Senator DUNIAM: You talk about the length of time, and I note in your submission you talked about the resourcing of AHPRA. In terms of the conduct of the investigations, the process and the dealings with AHPRA by your members, is there much feedback on that or is it more around the timing?
Ms Thomas : Certainly, it is around the timing most specifically, but we do experience and our members do say to us that there are often some communication issues and there are certainly consistency issues. We have outlined some of those issues in our submission—certainly, the consistency issues we experienced. A nurse may experience an outcome in one state, and virtually the same issue in a different state will have a different outcome. That is incredibly frustrating from our perspective and from their perspective. It means that we cannot give legitimate advocacy and advice based on precedent, if you like. That is probably too legalistic, but I think you get what I am saying. We kind of give our members a bit of an overview about, 'Look, this is generally what will happen in this kind of scenario.' Where those inconsistencies arise it makes it very difficult for everybody.
Senator DUNIAM: Consistency and timing.
Ms Thomas : Yes, those are the two big issues. Also, lack of transparency on decisions made for imposing conditions on practice. If you look on page 4, at the top there are four dot points. They are our significant issues in relation to the process.
Senator DUNIAM: So when you say 'transparency', you mean how the decision was reached?
Ms Thomas : Yes.
Senator DUNIAM: That is consistent with what I have heard in this inquiry so far. That is it from me, Chair.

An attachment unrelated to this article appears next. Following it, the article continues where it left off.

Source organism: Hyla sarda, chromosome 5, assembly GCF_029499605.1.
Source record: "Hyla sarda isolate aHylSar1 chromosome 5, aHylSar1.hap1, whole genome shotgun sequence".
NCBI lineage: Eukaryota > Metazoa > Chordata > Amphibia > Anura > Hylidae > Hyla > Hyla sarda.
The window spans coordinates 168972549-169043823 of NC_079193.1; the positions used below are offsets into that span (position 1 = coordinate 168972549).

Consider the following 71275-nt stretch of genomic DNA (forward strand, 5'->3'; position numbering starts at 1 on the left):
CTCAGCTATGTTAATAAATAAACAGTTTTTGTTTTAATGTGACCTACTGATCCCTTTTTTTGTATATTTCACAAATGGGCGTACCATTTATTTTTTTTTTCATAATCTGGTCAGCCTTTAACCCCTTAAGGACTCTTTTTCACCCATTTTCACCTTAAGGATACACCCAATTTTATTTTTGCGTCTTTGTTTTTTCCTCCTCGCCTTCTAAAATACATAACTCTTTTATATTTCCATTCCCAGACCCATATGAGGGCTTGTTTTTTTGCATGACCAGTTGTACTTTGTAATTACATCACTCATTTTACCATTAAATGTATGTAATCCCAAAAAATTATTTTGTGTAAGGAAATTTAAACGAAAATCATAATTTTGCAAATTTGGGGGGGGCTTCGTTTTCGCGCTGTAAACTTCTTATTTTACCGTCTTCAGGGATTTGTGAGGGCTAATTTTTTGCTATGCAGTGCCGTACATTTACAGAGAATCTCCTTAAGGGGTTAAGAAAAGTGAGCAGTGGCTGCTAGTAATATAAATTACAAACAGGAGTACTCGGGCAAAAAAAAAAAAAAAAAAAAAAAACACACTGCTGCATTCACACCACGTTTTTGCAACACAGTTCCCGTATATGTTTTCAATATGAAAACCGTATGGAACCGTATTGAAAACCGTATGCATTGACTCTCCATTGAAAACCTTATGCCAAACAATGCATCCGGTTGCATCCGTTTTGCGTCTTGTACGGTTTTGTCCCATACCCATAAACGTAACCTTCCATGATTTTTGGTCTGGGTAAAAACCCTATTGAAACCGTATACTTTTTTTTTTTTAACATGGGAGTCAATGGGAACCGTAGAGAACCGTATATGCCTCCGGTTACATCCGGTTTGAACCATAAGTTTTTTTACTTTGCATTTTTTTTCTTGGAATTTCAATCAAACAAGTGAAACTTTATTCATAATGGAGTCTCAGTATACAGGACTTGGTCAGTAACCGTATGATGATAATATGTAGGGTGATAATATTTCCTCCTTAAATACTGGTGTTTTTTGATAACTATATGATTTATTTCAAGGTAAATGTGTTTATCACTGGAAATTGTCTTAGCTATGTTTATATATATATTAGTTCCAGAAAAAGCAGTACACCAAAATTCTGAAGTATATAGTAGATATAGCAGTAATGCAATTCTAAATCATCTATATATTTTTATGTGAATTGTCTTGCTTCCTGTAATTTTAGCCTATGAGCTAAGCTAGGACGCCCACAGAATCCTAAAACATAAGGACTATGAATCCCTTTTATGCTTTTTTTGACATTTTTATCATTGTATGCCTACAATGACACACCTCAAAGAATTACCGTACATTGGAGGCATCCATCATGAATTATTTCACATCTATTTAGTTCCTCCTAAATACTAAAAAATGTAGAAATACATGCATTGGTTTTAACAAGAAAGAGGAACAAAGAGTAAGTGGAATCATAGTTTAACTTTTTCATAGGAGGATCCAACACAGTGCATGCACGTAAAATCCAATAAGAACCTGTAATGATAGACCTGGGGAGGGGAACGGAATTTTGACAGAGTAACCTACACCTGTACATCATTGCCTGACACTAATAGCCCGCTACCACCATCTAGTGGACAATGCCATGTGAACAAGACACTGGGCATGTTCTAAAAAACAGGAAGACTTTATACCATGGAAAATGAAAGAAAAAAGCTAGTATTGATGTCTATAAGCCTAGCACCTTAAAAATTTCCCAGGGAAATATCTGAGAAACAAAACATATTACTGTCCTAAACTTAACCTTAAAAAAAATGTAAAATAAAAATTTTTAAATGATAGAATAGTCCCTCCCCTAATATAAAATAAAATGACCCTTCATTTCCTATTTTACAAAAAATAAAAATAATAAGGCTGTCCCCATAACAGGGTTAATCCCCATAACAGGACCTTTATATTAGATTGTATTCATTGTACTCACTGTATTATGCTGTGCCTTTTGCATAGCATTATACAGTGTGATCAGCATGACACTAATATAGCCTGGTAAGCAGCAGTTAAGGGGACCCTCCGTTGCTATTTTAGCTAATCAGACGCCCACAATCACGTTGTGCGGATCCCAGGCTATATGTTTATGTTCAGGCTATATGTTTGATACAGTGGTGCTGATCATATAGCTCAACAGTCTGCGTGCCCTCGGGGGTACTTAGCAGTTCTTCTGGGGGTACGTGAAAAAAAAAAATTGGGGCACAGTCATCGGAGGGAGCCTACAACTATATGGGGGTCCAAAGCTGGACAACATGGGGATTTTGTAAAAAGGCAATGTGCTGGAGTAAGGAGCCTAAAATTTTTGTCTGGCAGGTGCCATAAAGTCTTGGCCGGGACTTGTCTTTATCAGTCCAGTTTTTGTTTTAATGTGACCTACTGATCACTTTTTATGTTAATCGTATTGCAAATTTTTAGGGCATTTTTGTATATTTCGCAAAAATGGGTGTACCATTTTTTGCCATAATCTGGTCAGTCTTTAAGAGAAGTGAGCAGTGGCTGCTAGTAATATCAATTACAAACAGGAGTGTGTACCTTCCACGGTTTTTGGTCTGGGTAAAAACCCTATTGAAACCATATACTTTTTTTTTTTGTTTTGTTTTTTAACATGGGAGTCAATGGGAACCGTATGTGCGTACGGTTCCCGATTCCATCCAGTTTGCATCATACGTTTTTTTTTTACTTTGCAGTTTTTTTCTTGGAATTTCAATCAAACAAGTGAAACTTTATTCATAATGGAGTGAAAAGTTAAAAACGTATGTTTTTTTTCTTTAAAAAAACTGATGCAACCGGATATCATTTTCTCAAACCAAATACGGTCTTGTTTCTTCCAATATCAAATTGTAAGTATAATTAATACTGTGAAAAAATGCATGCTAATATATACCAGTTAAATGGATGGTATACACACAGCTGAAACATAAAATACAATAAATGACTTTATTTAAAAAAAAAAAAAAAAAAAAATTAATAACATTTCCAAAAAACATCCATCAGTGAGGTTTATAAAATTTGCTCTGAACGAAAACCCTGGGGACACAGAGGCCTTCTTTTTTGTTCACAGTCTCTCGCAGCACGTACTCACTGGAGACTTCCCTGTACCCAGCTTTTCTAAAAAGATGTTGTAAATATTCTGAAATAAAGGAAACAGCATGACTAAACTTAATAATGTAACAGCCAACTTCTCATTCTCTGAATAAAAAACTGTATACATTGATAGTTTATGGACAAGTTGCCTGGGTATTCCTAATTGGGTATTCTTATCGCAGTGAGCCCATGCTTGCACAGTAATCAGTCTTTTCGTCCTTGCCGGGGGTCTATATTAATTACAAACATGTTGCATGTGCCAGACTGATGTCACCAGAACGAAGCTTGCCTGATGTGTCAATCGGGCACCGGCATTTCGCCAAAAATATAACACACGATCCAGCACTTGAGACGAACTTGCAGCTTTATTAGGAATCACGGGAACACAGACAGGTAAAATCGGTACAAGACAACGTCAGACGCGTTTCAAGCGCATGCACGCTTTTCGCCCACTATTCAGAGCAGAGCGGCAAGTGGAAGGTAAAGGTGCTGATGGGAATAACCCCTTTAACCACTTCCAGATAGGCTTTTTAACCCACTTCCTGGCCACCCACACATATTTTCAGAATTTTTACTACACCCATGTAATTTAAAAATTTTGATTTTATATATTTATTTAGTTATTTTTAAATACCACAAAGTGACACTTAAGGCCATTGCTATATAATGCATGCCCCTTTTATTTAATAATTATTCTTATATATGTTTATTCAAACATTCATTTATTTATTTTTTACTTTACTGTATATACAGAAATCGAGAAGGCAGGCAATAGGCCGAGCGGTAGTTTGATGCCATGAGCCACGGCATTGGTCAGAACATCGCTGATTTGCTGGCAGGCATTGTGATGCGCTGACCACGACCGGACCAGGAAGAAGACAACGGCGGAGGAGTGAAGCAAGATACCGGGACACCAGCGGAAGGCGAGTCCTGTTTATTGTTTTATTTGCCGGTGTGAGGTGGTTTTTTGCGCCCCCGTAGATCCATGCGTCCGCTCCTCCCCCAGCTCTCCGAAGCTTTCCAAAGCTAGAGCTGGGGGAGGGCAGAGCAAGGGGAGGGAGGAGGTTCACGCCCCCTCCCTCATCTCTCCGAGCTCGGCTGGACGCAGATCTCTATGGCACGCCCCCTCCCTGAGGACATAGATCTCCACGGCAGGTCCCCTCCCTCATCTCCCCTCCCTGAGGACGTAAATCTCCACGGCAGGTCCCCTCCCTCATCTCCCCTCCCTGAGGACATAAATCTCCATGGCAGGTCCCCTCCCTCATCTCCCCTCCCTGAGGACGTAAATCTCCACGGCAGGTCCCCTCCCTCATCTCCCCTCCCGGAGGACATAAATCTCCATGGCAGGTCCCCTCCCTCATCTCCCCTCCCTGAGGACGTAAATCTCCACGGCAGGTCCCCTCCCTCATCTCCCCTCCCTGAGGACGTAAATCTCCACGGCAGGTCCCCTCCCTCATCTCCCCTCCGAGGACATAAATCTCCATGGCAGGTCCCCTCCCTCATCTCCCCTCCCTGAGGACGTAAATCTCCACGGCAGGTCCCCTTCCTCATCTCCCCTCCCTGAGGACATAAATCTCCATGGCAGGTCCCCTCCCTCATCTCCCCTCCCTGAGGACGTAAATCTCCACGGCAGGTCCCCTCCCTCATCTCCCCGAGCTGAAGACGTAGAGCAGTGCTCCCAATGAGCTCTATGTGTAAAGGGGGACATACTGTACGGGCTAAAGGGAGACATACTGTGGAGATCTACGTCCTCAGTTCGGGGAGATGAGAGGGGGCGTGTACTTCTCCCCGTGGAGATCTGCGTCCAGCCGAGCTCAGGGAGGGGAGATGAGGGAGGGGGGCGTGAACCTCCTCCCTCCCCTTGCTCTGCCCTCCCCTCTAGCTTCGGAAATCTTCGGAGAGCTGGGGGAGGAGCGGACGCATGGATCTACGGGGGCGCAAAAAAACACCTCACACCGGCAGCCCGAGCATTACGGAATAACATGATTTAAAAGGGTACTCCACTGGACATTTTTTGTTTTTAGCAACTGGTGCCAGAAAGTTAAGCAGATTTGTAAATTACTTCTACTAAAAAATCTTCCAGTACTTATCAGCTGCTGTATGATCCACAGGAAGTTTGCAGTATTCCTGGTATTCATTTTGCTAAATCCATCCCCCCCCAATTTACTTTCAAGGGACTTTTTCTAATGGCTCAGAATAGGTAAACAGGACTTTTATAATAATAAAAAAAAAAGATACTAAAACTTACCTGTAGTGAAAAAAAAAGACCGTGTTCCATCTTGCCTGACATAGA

Senator XENOPHON: I just wanted to go to your submission. You say:
The Australian Health Practitioner Regulation Agency (AHPRA) are unlikely to be able to deal with reporting of bullying in a useful manner, particularly in dealing with the underlying issues which are usually organisational, rather than individual.
Could you expand on that? You are saying that systemic bullying cannot be dealt with AHPRA, but individual cases might be.
Ms Thomas : We go on then to say, of course, that there are a range of other state and territory authorities that would be best placed to deal with bullying, such as the occupational health and safety regulator WorkSafe Victoria and its equivalent in other states and territories. In the past we have had to use, or ask for assistance from, the WorkSafe corporation to manage issues of bullying in a workplace that are systemically driven, and certainly we would see that they are much better placed than AHPRA to deal with these issues. AHPRA are a professional regulatory body. They regulate health practitioners for the protection of the public. That is their mandate. I am not going to recite to you the national law, because frankly I cannot, but our belief is that with bullying, whatever the cause, there are other facilities and authorities that are best placed to deal with it.
Senator XENOPHON: I understand you are saying there are bodies such as WorkSafe in Victoria to deal with it. How do you see AHPRA's role in the context of your profession and your members?
Ms Thomas : AHPRA regulate nurses and midwives for the protection of the public. They provide professional standards, decision-making frameworks, guidance et cetera for the profession in order that we can be registered to practice. They also provide a complaints mechanism such as we are talking about today, notwithstanding the fact that it does not include bullying. They provide registration to nurses and midwives on an annual basis. We see them as our regulatory body.
Senator XENOPHON: Sure. Can I just go back a step—and this is not a criticism; I am just trying to understand this—to where you say AHPRA 'are unlikely to be able to deal with reporting of bullying in a useful manner, particularly in dealing with the underlying issues which are usually organisational, rather than individual'. If there are organisational issues, do you see a role for your organisation to go to AHPRA and say, 'There seems to be a culture of bad behaviour, of bullying.' We saw what the Royal Australasian College of Surgeons, to their credit, did in terms of dealing with what seemed to be systemic issues. You do not see that as AHPRA's role?